Turns out King Midas was a man ahead of his time. If he’d be born now, he’d be really useful in graphene production. Researchers at the University of Cambridge’s department of engineering have discovered that they can reduce the temperature needed to grow graphene, simply by adding flecks of gold to the nickel film substrate.
Per the University press announcement, the discovery more than halves the temperature at which graphene can be grown, bringing it down from a roasting 1,000ºC to a more manageable 450 ºC.
The reduction in temperature is important because 1,000ºC will damage many of the materials involved in existing electronics manufacturing. This would make it impossible to integrate graphene into circuits destined for the electronics industry. Not so at the chillier 450 ºC.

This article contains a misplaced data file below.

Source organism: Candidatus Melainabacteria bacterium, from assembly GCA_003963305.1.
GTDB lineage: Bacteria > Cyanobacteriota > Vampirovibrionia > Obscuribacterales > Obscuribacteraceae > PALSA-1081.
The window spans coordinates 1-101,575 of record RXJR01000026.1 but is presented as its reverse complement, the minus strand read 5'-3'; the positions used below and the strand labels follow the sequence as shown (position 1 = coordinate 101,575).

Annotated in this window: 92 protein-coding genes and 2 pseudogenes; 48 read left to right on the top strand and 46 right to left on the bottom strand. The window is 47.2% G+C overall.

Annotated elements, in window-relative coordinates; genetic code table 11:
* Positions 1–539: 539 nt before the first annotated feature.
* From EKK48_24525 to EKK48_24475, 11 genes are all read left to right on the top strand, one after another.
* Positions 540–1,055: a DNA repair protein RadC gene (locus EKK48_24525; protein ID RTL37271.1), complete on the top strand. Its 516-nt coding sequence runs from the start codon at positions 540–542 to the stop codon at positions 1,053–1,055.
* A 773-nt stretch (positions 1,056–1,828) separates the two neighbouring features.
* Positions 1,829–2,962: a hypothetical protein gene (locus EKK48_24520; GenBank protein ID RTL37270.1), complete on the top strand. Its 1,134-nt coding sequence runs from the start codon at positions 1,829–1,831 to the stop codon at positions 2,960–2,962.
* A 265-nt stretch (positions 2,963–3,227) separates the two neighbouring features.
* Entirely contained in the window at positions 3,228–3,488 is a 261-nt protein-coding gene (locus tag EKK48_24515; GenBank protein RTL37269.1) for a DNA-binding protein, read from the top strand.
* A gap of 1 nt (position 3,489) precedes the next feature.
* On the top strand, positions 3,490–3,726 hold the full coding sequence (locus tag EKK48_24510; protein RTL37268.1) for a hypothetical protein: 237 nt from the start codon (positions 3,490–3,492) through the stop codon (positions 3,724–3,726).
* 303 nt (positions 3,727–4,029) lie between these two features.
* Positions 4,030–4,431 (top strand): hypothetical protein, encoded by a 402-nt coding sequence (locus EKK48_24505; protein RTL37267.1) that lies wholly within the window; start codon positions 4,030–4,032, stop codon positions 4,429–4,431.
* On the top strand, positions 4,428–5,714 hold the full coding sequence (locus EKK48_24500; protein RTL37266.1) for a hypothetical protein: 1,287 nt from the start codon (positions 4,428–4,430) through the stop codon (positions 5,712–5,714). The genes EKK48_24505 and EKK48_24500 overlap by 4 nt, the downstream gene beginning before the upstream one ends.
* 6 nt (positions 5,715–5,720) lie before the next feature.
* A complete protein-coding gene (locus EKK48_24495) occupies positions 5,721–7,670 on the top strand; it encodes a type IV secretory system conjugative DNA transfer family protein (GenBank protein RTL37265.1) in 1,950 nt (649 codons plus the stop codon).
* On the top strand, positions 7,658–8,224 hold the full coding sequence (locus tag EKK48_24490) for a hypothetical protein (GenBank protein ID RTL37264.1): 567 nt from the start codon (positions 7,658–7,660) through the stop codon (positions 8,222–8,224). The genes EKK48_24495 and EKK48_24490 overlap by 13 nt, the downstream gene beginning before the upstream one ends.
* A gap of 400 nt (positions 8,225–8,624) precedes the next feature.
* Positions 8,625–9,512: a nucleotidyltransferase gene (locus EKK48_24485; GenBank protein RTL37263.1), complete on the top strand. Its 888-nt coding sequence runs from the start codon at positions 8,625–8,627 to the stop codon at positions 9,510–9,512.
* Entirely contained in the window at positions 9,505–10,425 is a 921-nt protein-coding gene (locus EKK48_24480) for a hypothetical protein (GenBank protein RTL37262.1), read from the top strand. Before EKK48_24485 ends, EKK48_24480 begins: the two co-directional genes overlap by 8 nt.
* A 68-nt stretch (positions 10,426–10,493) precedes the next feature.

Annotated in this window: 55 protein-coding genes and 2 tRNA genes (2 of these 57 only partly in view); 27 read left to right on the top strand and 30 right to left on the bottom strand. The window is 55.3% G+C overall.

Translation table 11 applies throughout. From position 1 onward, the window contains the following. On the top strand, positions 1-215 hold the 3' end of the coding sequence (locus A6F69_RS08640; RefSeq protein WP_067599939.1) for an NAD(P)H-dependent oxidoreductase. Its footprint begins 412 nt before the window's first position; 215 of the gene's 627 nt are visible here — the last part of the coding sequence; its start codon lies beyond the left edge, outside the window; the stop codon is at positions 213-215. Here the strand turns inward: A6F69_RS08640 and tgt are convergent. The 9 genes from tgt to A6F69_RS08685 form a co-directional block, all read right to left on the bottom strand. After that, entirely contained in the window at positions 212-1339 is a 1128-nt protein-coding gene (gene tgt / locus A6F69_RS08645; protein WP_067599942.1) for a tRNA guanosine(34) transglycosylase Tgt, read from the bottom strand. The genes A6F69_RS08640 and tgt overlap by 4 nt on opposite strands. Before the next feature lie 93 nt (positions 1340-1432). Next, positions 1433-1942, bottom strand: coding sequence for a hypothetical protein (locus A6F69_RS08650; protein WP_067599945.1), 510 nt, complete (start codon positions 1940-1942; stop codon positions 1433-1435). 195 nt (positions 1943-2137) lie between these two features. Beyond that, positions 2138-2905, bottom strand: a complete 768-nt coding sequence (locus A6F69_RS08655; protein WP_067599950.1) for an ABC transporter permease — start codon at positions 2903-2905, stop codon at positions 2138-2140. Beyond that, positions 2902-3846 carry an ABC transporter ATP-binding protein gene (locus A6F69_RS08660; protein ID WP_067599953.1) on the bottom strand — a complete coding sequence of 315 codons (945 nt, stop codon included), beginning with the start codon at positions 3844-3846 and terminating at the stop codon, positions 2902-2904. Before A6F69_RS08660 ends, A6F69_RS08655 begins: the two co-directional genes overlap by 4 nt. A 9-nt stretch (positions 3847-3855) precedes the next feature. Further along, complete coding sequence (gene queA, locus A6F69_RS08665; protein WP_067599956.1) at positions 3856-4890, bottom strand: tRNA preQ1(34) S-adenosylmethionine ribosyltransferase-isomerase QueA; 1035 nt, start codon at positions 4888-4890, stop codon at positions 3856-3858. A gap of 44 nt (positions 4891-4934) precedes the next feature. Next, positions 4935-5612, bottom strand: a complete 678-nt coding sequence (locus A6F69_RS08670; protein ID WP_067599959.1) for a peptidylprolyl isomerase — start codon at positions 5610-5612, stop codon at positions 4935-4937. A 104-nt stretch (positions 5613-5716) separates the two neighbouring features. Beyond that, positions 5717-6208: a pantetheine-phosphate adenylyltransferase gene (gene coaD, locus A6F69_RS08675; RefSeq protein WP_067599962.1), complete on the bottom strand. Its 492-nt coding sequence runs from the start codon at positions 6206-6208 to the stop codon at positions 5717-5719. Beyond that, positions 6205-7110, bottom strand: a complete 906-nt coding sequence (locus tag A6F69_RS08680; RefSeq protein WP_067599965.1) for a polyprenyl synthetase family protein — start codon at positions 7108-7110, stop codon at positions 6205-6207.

Gold also blocks graphene’s growth, which leads to higher quality sheets of the two dimensional material. This is because the graphene starts growing at fewer sites on the nickel film. This allows each flake to grow for longer and become larger before it joins up with another flake, and fewer joins means better conductivity.
"Only once we’d developed a detailed picture of how the graphene was growing were we able to start tuning that growth and rationally engineering the catalyst – the nickel – to improve it," lead researcher Robert Weatherup said.
"Understanding this is interesting from a scientific point of view, but using this knowledge to improve the growth process has been the really useful outcome of our work."
The work has been published in new issue of journal, Nano-letters.